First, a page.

Copyright Issues Hold Back China’s Security Industry

July 28, 2010. Booming urbanization and a growing middle class in China is driving demand for commercial security solutions in the country. Government initiatives, such as community schemes like the Safe Cities Project or the 3111 Pilot Project, higher levels of policing and stimulus packages to develop western China, will further boost growth. How will the industry cope with demand?

China’s commercial security industry is a complex one.

Three geographical clusters

Within the Yangtze River Delta, Shanghai houses many international security companies’ China or Asia Pacific headquarters, while Jiangsu and Zhejiang house the large-scale manufacturing bases. GE, Honeywell, Bosch, Hikvision, Dahua and Dali are amongst the key players here, where products such as DVR, secured cable and high-speed camera ball are dominant.

Within the Bohai Rim area, Beijing offers major projects supported by the central government and houses many universities and national institutes of scientific research. Vorx and Tyco Fire & Security are amongst its key players here, where products such as optical, electronic patrol and access control are quickly gaining a stronghold.

The Pearl River Delta houses a great number of security manufacturers, assemblers and agencies, of which Shenzhen is the mostly concentrated area. SAE Electonic, HTS Technology, Stonesonic and TCL have set up their mainland operations here, where products such as building intercom and broadcast communications systems dominate.

One value chain in flux

Overall, the industry comprises multiple players involved in a mixture of downstream, upstream and outsourcing activities, and is valued anywhere between 85 billion and 150 billion yuan. Price competition is stiff, and rising labor and raw materials costs threaten to shave off already-thin profit margins.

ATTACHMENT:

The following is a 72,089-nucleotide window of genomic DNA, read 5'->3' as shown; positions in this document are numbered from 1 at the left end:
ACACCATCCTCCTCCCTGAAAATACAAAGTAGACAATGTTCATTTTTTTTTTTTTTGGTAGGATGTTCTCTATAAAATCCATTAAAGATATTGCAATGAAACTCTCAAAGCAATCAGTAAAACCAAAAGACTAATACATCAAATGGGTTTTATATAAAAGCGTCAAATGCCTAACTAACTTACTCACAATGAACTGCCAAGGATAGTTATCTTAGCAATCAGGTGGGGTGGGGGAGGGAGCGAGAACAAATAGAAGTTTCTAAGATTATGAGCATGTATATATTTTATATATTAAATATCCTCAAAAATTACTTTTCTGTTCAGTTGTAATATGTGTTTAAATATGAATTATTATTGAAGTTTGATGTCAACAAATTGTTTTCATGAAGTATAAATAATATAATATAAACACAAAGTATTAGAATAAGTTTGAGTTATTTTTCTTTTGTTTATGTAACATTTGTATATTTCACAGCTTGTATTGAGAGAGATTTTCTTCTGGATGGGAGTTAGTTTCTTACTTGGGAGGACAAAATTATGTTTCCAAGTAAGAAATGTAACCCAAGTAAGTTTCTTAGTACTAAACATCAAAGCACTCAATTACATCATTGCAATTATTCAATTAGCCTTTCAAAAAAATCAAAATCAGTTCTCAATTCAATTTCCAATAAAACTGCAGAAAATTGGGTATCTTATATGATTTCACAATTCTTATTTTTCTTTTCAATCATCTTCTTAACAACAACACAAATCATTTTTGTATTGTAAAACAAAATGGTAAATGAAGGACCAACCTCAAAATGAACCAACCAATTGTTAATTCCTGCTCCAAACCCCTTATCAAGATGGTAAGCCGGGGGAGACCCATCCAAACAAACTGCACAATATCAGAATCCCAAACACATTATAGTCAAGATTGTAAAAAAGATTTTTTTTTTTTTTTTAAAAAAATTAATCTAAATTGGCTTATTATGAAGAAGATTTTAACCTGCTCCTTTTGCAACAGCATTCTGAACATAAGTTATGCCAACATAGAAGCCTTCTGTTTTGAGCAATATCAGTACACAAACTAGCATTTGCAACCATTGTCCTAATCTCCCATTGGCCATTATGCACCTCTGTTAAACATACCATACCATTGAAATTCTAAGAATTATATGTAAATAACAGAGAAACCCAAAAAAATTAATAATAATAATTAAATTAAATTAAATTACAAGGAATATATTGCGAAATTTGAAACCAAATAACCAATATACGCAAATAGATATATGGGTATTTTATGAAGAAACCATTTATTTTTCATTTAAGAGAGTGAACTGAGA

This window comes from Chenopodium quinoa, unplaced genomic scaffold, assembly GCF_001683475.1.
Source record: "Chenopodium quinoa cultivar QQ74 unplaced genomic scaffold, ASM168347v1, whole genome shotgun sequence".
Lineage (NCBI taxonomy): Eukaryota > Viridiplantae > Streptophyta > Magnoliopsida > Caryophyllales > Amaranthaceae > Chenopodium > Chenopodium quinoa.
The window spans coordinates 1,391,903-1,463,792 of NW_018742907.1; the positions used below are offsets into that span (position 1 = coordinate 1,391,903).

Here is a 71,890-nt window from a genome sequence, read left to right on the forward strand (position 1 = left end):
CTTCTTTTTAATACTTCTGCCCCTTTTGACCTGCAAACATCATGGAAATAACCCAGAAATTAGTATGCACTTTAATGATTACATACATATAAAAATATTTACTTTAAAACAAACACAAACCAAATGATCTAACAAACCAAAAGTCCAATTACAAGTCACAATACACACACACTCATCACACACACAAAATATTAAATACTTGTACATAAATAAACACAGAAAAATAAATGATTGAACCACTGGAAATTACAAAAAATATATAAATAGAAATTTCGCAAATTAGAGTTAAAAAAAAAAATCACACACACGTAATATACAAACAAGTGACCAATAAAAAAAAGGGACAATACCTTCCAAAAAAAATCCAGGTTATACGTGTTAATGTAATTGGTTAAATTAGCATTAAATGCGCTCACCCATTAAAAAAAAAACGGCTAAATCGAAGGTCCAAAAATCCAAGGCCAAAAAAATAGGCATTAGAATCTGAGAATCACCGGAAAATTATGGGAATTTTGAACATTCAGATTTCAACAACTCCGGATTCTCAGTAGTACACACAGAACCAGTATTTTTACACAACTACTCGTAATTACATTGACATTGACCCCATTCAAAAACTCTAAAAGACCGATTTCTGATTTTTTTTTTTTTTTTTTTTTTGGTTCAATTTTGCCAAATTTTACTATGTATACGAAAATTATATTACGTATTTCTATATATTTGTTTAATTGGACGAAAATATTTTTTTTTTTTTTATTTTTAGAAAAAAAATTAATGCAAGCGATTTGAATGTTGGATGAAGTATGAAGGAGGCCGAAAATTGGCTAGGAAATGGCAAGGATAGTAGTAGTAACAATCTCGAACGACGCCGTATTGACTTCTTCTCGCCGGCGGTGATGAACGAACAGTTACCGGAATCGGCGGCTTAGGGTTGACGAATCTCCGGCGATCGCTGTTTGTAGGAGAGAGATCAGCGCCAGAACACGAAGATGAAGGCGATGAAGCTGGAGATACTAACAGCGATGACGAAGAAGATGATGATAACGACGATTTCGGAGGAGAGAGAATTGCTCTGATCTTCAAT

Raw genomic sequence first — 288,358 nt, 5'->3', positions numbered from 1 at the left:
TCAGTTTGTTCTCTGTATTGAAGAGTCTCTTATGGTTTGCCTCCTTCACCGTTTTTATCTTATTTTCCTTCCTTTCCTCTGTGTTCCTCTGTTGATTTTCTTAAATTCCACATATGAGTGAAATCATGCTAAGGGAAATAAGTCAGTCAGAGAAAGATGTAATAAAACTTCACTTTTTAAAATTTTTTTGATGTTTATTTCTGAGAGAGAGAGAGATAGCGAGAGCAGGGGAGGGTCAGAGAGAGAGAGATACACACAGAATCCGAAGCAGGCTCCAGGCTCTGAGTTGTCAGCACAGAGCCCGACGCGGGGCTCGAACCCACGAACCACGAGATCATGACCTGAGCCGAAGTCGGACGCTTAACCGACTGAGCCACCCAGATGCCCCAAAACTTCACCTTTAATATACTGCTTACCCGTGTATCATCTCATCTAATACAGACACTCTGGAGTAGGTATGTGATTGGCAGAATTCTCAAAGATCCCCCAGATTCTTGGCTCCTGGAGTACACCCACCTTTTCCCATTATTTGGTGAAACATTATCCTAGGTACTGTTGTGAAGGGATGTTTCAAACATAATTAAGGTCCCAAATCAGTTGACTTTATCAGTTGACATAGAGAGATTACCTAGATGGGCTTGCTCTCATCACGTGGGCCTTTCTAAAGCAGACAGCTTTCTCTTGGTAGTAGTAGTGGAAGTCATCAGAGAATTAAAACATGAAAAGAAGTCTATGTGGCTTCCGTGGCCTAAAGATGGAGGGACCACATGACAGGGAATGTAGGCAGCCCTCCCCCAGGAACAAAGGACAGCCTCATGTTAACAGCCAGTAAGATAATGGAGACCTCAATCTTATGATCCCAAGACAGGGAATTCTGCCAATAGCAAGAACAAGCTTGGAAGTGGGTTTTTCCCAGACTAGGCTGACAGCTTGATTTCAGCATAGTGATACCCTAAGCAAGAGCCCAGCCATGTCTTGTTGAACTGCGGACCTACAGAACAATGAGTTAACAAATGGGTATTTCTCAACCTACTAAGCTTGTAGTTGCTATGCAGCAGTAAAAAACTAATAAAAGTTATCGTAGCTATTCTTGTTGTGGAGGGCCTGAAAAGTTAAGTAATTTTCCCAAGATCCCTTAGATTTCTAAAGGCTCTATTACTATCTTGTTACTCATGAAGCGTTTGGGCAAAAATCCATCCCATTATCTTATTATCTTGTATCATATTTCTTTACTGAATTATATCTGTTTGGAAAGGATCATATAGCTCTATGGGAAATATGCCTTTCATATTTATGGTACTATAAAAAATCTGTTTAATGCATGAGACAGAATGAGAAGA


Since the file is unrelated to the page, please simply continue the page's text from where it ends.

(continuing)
China’s security services providers lag behind in technology and solutions support. From a poll conducted by M-Brain (formerly Global Intelligence Alliance) in June 2010 amongst 157 China-based commercial security suppliers and customers, nearly half (45 percent) said that services vendors lack the latest technology and the ability to provide comprehensive solutions. Vendors were said to also lack skills and expertise (15%) and quality control (14%).

What Chinese security system integrators lack


As competition has intensified, the middleman system is close to collapse due to increasingly transparent pricing systems and falling profit margins. Emerging online sources such as also threaten traditional intermediaries such as agents, distributors, wholesalers, retailers and traders. As a result, they are beginning to move downstream to participate directly in end-user projects where there are higher margins.

OEMs and assemblers have begun to outsource some of their manufacturing and product design activities, so as to focus on customizing their product or service offerings and improving their marketing and after sales services, so they can service end customers directly.

Future directions

Starting in 2010, international commercial security firms have been allowed to acquire Chinese domestic security companies. Whether the increased competition brought on by foreign players will lead domestic companies to restructure, merge with other domestic players or strategically realign their focus, is left to be seen. Their market entry will certainly help the industry evolve and mature in other ways.

The establishment of standards and standardization within China’s commercial security industry has been progressing, albeit slowly. The entry of international players may help speed up the process.

With more intense competition, market players will be forced to compete on technological advancements, value-adds and strategic alliances. Viewed optimistically, the value of manufacturing output in China should improve.

The one thing that may put the brakes on these positive industry developments is the current lack of adequate intellectual property protection.

Weak copyright protection has largely prevented domestic research and development (R&D) from maturing and has discouraged international companies from manufacturing their more technologically developed products in China. The industry is until today, characterized by small to medium sized players who are unable to produce highly customized or the most sophisticated of security solutions.

If foreign companies continue to be hesitant about bringing in their latest products and knowledge into the country, it may be a while before China’s commercial security solutions industry catches up with more developed markets.

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